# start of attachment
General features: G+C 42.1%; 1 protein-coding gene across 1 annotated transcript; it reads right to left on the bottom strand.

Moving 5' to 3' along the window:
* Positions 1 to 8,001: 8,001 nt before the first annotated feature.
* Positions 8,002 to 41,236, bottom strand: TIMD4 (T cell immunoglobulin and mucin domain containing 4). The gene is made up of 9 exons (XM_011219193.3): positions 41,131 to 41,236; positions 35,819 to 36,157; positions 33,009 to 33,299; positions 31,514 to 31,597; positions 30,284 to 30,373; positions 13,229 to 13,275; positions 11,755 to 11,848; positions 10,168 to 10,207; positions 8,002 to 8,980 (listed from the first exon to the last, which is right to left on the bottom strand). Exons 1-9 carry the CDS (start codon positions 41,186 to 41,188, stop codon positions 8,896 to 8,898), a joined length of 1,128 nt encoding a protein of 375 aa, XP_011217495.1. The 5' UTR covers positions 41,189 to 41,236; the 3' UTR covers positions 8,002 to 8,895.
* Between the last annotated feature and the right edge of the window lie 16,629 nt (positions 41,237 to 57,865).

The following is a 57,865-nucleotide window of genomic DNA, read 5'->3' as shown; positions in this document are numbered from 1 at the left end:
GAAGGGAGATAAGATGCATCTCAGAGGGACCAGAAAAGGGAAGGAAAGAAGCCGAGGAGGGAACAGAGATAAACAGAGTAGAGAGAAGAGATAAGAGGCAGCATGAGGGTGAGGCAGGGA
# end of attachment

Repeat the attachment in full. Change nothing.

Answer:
General features: G+C 42.1%; 1 protein-coding gene across 1 annotated transcript; it reads right to left on the bottom strand.

Moving 5' to 3' along the window:
* Positions 1 to 8,001: 8,001 nt before the first annotated feature.
* Positions 8,002 to 41,236, bottom strand: TIMD4 (T cell immunoglobulin and mucin domain containing 4). The gene is made up of 9 exons (XM_011219193.3): positions 41,131 to 41,236; positions 35,819 to 36,157; positions 33,009 to 33,299; positions 31,514 to 31,597; positions 30,284 to 30,373; positions 13,229 to 13,275; positions 11,755 to 11,848; positions 10,168 to 10,207; positions 8,002 to 8,980 (listed from the first exon to the last, which is right to left on the bottom strand). Exons 1-9 carry the CDS (start codon positions 41,186 to 41,188, stop codon positions 8,896 to 8,898), a joined length of 1,128 nt encoding a protein of 375 aa, XP_011217495.1. The 5' UTR covers positions 41,189 to 41,236; the 3' UTR covers positions 8,002 to 8,895.
* Between the last annotated feature and the right edge of the window lie 16,629 nt (positions 41,237 to 57,865).

The following is a 57,865-nucleotide window of genomic DNA, read 5'->3' as shown; positions in this document are numbered from 1 at the left end:
GAAGGGAGATAAGATGCATCTCAGAGGGACCAGAAAAGGGAAGGAAAGAAGCCGAGGAGGGAACAGAGATAAACAGAGTAGAGAGAAGAGATAAGAGGCAGCATGAGGGTGAGGCAGGGA